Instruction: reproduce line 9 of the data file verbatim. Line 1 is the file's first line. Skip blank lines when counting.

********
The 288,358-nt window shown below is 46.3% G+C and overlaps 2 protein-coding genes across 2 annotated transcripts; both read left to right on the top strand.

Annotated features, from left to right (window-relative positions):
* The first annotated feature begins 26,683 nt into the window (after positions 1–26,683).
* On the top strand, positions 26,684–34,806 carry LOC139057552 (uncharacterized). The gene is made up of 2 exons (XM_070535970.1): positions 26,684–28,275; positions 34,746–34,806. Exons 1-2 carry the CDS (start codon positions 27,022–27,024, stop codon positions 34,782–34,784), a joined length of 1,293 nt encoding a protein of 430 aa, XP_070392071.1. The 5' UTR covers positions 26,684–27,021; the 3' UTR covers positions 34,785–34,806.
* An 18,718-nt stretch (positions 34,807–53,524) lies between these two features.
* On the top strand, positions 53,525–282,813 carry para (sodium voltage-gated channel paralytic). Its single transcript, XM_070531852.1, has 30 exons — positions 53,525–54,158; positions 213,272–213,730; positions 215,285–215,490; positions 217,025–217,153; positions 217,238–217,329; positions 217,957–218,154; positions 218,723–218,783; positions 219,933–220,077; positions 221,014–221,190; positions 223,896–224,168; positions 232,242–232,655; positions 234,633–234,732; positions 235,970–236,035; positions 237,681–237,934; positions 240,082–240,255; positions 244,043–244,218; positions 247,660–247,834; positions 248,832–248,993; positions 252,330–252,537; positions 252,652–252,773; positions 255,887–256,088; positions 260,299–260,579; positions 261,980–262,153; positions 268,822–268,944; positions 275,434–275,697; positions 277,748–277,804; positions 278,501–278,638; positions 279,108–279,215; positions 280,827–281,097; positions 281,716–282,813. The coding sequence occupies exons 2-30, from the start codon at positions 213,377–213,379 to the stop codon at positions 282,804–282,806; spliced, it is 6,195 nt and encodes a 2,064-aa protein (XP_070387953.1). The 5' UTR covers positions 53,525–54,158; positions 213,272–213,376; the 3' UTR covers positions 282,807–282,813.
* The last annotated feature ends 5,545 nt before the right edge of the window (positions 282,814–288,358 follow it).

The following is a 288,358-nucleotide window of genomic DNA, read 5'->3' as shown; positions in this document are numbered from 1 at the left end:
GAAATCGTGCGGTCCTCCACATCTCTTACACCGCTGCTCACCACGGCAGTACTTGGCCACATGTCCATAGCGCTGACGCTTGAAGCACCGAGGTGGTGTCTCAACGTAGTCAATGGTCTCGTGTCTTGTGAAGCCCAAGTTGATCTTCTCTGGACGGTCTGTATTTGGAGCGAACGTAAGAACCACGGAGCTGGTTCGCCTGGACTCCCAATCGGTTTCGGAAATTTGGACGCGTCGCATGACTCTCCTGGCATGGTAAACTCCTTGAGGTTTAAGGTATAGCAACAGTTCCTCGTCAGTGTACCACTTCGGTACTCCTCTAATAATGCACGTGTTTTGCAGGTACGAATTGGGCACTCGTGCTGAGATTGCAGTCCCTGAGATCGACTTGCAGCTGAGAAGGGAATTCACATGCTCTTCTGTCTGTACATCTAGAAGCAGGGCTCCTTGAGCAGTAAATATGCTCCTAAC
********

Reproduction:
GAAATCGTGCGGTCCTCCACATCTCTTACACCGCTGCTCACCACGGCAGTACTTGGCCACATGTCCATAGCGCTGACGCTTGAAGCACCGAGGTGGTGTCTCAACGTAGTCAATGGTCTCGTGTCTTGTGAAGCCCAAGTTGATCTTCTCTGGACGGTCTGTATTTGGAGCGAACGTAAGAACCACGGAGCTGGTTCGCCTGGACTCCCAATCGGTTTCGGAAATTTGGACGCGTCGCATGACTCTCCTGGCATGGTAAACTCCTTGAGGTTTAAGGTATAGCAACAGTTCCTCGTCAGTGTACCACTTCGGTACTCCTCTAATAATGCACGTGTTTTGCAGGTACGAATTGGGCACTCGTGCTGAGATTGCAGTCCCTGAGATCGACTTGCAGCTGAGAAGGGAATTCACATGCTCTTCTGTCTGTACATCTAGAAGCAGGGCTCCTTGAGCAGTAAATATGCTCCTAAC